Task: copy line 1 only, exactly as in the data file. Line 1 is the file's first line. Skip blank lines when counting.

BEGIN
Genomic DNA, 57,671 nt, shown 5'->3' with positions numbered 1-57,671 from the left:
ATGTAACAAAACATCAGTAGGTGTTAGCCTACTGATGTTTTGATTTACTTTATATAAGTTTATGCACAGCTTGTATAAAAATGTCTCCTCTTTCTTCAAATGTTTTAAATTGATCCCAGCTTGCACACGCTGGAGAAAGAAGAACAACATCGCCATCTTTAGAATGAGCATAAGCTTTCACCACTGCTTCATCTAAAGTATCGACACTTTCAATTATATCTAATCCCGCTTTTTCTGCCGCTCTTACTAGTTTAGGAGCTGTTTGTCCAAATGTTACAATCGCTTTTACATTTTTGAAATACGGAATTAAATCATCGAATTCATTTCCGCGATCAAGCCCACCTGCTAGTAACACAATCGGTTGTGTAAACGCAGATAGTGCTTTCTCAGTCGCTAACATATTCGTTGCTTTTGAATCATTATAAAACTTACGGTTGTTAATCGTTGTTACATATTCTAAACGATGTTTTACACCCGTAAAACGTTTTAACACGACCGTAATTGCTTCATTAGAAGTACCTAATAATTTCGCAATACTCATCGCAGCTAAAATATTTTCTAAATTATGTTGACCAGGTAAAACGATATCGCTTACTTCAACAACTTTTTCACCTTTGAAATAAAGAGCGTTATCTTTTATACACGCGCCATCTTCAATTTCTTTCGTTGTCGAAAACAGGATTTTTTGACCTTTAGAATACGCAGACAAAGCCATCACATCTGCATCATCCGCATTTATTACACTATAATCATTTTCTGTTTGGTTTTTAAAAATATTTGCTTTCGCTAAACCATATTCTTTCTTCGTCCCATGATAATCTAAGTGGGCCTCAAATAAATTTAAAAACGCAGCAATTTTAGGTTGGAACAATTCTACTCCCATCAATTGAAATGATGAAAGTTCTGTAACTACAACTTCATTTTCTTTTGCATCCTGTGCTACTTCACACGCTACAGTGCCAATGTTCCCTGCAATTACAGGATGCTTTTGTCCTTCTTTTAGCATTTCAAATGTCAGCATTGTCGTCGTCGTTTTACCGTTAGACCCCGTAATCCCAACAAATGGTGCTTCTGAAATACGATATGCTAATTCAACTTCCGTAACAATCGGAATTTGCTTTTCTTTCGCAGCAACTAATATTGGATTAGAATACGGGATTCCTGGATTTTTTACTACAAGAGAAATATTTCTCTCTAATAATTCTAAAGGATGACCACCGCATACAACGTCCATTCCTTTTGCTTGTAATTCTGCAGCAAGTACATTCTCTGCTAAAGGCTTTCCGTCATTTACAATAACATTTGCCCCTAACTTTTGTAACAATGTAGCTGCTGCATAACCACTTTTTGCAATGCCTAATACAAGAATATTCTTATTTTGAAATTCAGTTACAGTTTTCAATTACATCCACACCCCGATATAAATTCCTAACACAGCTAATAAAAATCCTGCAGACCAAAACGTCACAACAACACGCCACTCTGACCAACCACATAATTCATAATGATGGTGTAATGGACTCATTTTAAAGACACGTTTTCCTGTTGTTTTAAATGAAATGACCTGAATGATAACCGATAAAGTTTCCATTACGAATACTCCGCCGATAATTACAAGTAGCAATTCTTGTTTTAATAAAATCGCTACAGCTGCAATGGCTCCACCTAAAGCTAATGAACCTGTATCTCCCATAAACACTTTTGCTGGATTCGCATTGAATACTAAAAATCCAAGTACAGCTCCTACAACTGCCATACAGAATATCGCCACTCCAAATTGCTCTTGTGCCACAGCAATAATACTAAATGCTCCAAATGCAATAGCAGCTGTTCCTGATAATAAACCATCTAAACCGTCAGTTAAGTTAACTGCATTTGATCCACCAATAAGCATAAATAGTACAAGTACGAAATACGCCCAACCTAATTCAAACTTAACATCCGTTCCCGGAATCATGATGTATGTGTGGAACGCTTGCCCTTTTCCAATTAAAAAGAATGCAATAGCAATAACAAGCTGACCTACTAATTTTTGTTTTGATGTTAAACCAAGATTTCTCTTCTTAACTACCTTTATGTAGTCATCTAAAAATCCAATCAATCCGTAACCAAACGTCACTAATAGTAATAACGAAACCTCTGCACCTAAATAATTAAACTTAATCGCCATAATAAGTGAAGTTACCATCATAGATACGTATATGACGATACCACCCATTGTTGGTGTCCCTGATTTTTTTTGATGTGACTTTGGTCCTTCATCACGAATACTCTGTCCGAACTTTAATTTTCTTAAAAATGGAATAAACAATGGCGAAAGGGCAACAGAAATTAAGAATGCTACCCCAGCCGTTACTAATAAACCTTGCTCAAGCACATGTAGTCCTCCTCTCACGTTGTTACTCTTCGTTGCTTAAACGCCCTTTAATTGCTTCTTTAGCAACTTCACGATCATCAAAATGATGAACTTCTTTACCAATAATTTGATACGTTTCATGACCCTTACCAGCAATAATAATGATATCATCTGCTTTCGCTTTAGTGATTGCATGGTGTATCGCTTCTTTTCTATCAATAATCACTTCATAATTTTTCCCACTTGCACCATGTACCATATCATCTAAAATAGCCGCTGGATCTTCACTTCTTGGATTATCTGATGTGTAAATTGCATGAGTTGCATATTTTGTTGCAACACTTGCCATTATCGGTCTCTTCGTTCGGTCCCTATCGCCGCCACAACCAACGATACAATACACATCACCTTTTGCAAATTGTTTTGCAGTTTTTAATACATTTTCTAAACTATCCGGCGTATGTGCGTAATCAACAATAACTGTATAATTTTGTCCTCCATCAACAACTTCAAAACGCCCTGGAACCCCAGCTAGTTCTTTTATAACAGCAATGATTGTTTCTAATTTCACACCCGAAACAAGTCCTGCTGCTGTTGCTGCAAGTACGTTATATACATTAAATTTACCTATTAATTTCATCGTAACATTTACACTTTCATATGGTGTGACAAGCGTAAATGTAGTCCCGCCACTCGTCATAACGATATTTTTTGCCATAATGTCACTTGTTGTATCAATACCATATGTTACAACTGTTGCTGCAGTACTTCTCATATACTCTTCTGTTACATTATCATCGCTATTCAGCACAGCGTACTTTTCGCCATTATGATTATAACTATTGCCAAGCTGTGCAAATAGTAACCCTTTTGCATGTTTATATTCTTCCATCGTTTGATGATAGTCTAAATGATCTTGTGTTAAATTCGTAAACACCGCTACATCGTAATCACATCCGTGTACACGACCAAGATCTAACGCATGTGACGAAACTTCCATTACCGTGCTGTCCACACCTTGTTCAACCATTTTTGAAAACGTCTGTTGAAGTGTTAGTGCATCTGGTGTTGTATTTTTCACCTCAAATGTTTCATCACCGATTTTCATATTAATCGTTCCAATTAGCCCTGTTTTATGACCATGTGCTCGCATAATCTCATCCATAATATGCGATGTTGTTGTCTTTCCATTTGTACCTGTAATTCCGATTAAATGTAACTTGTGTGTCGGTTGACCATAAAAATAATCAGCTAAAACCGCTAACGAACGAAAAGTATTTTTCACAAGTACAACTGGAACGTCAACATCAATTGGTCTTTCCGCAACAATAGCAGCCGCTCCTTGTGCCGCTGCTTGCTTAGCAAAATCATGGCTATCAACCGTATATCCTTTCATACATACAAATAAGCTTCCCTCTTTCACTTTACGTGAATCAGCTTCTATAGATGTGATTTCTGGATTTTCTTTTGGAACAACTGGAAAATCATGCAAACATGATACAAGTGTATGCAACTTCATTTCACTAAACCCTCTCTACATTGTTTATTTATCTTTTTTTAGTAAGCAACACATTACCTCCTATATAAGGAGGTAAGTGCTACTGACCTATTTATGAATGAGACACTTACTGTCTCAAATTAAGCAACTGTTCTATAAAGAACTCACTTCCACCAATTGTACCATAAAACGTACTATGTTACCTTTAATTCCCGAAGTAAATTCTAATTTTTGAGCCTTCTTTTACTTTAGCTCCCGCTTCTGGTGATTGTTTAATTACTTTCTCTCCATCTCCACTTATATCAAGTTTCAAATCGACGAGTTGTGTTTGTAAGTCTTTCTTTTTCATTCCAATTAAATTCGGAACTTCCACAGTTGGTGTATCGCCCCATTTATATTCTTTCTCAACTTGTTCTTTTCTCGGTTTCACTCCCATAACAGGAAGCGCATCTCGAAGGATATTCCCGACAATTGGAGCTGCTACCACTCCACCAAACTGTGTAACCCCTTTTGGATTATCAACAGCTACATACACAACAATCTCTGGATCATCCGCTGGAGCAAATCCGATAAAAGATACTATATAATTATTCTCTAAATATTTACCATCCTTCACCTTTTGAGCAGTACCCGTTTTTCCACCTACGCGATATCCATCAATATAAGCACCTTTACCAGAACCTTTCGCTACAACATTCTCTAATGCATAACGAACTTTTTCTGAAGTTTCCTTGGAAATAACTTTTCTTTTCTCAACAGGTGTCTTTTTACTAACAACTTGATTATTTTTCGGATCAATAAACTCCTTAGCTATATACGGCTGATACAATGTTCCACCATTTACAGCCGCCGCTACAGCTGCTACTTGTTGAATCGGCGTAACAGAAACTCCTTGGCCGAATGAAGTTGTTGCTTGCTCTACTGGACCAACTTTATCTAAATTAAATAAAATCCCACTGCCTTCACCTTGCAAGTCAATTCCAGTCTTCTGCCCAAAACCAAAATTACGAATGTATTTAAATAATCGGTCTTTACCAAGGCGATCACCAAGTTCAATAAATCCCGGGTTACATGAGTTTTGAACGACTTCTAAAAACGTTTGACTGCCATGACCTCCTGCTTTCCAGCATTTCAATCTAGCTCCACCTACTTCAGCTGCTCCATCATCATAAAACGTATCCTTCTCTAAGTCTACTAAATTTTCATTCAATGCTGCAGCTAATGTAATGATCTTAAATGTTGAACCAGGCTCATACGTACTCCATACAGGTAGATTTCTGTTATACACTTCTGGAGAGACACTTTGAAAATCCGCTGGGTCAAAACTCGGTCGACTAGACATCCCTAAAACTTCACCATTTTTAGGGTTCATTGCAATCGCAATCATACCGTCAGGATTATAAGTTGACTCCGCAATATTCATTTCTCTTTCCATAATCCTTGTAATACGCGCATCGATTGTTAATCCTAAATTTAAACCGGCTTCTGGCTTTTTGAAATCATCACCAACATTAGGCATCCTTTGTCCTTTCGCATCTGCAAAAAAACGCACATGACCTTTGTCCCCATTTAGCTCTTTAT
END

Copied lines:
Genomic DNA, 57,671 nt, shown 5'->3' with positions numbered 1-57,671 from the left: